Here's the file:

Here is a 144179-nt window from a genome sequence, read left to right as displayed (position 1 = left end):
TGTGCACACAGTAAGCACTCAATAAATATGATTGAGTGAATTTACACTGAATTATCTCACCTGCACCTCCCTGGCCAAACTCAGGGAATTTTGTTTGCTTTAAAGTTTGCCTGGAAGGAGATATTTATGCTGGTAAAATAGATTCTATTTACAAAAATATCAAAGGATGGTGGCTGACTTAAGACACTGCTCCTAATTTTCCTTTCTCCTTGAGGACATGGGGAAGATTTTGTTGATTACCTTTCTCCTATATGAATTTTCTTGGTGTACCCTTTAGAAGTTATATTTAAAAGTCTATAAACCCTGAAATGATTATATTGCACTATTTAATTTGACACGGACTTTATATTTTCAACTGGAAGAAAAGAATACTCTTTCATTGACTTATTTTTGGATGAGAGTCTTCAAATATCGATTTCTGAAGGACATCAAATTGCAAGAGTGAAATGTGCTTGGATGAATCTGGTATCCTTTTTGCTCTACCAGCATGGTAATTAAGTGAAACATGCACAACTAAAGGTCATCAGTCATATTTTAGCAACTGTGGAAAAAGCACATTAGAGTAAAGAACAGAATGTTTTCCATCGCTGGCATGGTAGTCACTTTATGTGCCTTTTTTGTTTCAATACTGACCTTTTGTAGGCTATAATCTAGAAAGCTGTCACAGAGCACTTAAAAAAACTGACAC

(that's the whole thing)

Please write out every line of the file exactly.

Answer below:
Here is a 144179-nt window from a genome sequence, read left to right as displayed (position 1 = left end):
TGTGCACACAGTAAGCACTCAATAAATATGATTGAGTGAATTTACACTGAATTATCTCACCTGCACCTCCCTGGCCAAACTCAGGGAATTTTGTTTGCTTTAAAGTTTGCCTGGAAGGAGATATTTATGCTGGTAAAATAGATTCTATTTACAAAAATATCAAAGGATGGTGGCTGACTTAAGACACTGCTCCTAATTTTCCTTTCTCCTTGAGGACATGGGGAAGATTTTGTTGATTACCTTTCTCCTATATGAATTTTCTTGGTGTACCCTTTAGAAGTTATATTTAAAAGTCTATAAACCCTGAAATGATTATATTGCACTATTTAATTTGACACGGACTTTATATTTTCAACTGGAAGAAAAGAATACTCTTTCATTGACTTATTTTTGGATGAGAGTCTTCAAATATCGATTTCTGAAGGACATCAAATTGCAAGAGTGAAATGTGCTTGGATGAATCTGGTATCCTTTTTGCTCTACCAGCATGGTAATTAAGTGAAACATGCACAACTAAAGGTCATCAGTCATATTTTAGCAACTGTGGAAAAAGCACATTAGAGTAAAGAACAGAATGTTTTCCATCGCTGGCATGGTAGTCACTTTATGTGCCTTTTTTGTTTCAATACTGACCTTTTGTAGGCTATAATCTAGAAAGCTGTCACAGAGCACTTAAAAAAACTGACAC